Happily, Oliver Stone doesn't seem to know either, or if he does, refrains from rubbing his opinion in his audience's face. While one would expect the director, who has built a career on finger-pointing and conspiracy-theories, to depict America's forty-third president in a typically sensationalist fashion, Stone applies a delicacy and lightness of touch to 'W' that is curiously missing from much of his output.
A non-linear biopic, the work attempts to trace and ultimately comprehend Bush's trajectory from careless, beer-guzzling Harvard Frat-boy to most powerful man in the world, rather than simply launch a tired attack on an unpopular, little understood man. However much he is criticised, it will take time before fair assessment can be afforded to Dubya's legacy.
Stone is keenly aware of this, and chooses to focus instead on the improbable, 'simple country boy does good' narrative arc of his subject's life, a story that, as the director himself recognises, could be drawn from the world of Frank Capra. 'Mr Deeds Goes to Iraq,' if you will
Josh Brolin ably handles the role of an unable president and, crucially, succeeds in humanising him before the audience. Playing the part as a handsome, charismatic good ol' boy, the 'No Country for Old Men' star's warts and all portrayal paints Bush as the ultimate 'every man.'
Whether seen spraying a mouth full of chewed hamburger mush onto his future wife or choking on a pretzel, the character rarely comes across as anything other than honest and thoroughly unpretentious.
Basing the majority of the film on factual accounts and audio transcriptions, Stone never goes for cheap laughs, presenting his subject as realistically and true to life as possible. If these meticulous concessions to reality happen to elicit laughs, then this is proof of nothing other than the inherent absurdity of Bush's storied life and career. Crucially, he never cared much for politics and was never the most eloquent or learned man. He was a rich kid with a drink problem and a chip on his shoulder.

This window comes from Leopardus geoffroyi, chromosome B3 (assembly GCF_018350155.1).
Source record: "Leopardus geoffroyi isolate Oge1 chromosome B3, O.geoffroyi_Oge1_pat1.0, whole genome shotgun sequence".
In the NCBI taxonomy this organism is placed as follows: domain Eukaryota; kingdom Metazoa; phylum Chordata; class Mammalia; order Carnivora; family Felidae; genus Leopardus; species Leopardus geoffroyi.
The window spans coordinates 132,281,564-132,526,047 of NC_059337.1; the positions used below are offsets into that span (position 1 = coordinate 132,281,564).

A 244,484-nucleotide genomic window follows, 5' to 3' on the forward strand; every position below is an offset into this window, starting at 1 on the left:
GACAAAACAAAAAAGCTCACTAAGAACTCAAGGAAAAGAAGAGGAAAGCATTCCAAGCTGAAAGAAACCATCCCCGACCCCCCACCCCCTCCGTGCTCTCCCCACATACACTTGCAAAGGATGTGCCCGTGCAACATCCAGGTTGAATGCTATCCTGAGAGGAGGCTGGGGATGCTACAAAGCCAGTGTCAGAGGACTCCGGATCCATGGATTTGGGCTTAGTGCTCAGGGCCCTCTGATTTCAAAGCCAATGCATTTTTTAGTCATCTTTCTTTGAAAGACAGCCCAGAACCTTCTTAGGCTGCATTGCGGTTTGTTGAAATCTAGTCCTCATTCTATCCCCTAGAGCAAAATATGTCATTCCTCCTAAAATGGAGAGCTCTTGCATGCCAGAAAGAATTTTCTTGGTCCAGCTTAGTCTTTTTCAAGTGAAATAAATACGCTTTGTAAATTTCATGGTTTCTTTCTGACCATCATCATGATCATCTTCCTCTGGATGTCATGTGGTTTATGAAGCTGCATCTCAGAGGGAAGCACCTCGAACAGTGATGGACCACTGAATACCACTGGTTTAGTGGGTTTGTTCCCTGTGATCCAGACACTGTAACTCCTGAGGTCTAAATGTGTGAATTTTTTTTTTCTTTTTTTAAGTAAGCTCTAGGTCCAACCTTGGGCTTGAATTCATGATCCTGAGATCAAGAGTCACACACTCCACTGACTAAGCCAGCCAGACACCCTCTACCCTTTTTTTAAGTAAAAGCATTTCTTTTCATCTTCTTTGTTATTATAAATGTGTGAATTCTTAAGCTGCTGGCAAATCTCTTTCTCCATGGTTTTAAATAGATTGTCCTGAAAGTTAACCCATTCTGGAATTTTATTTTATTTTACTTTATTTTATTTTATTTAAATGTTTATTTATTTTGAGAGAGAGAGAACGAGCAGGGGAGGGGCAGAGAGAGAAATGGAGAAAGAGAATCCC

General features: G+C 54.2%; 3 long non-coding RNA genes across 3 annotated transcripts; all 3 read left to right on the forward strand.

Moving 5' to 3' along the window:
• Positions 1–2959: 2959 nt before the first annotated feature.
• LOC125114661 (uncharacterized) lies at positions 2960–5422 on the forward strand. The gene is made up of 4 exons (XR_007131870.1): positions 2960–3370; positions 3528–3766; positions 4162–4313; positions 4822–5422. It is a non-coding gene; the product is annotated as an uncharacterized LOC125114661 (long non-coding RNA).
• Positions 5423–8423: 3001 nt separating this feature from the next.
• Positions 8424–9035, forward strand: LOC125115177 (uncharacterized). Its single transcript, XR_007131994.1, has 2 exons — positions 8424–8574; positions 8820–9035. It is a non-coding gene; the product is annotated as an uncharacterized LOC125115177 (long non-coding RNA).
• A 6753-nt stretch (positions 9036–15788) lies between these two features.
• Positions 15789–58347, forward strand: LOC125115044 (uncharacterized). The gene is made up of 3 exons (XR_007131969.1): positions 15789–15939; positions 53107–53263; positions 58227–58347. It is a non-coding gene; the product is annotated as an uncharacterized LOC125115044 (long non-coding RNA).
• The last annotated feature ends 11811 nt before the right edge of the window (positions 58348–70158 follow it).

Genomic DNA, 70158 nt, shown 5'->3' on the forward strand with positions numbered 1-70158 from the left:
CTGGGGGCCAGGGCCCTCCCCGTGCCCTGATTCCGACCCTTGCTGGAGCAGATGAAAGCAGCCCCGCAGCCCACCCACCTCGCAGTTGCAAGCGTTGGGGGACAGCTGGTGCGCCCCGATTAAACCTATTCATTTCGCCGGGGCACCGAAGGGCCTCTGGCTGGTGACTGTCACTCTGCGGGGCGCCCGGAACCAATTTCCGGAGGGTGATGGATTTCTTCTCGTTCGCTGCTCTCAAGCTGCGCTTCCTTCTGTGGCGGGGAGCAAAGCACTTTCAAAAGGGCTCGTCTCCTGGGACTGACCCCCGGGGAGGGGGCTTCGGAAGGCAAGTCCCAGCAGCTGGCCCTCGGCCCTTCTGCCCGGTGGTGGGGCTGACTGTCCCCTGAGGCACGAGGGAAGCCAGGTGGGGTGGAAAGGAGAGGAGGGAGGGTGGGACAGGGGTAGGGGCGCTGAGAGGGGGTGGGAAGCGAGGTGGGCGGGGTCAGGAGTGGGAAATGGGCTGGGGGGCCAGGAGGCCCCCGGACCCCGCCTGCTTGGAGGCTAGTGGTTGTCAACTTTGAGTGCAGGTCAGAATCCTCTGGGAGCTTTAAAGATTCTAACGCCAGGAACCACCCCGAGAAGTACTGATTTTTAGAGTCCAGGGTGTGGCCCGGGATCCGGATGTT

At the beginning of 'W,' our hero is seen vowing to fellow students that he has no intention of following in his father's footsteps, seemingly favouring a prospective career in baseball over politics. Eventually, the film can be scene to suggest that George junior is, in part, driven to involvement in affairs of state as a means of impressing his father, in whose shadow he always seemed likely to live, and to whom he has been a perennial disappointment.
If Stone falters in 'W,' it is in putting too much emphasis on their father-and-son relationship and this relatively unsatisfying notion.
Though the film succeeds in portraying Bush as a human, it fails in providing accurate representations of surrounding characters who, in a bid to accentuate the protagonist’s strengths and weaknesses, appear as either demonic or angelic, to the hilt. It’s debatable, for example, whether or not Bush senior really was bastion of old-school ethics that we see on screen, or whether everything in the world would be alright provided George junior chose to heed Colin Powell’s sage advice.
For all its timeliness, ‘W’ could never be regarded as a responsible document of its era. Providing audiences with an eerie sense of escapism, unusual for a biopic, it serves purely as a fascinating document of one man’s extraordinary life, all the while urging audiences to draw their own conclusions.
There is undoubtedly some good in Bush’s character, whether liberal viewers are comfortable accepting this or not. He may have waged a highly unpopular, illegal war and helped disrupt his country’s economy, but at least he didn't leave rude messages on Andrew Sachs' answer phone.
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